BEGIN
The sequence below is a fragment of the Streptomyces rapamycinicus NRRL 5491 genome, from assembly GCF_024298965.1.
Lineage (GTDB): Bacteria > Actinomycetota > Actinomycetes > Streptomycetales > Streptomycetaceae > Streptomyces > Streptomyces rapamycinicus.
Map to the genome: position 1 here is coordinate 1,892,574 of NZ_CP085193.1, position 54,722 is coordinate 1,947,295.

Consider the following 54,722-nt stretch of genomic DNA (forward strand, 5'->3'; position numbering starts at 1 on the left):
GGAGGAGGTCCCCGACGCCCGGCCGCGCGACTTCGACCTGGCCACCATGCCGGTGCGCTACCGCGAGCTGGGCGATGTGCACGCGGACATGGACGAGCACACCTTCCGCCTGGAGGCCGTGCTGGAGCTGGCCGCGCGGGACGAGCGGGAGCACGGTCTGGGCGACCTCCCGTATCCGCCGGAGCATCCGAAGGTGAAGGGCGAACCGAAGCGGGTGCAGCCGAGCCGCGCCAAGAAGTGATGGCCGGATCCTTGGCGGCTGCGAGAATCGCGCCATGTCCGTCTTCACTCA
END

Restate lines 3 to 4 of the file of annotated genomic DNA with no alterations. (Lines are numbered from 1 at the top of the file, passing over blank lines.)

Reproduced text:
Map to the genome: position 1 here is coordinate 1,892,574 of NZ_CP085193.1, position 54,722 is coordinate 1,947,295.

Consider the following 54,722-nt stretch of genomic DNA (forward strand, 5'->3'; position numbering starts at 1 on the left):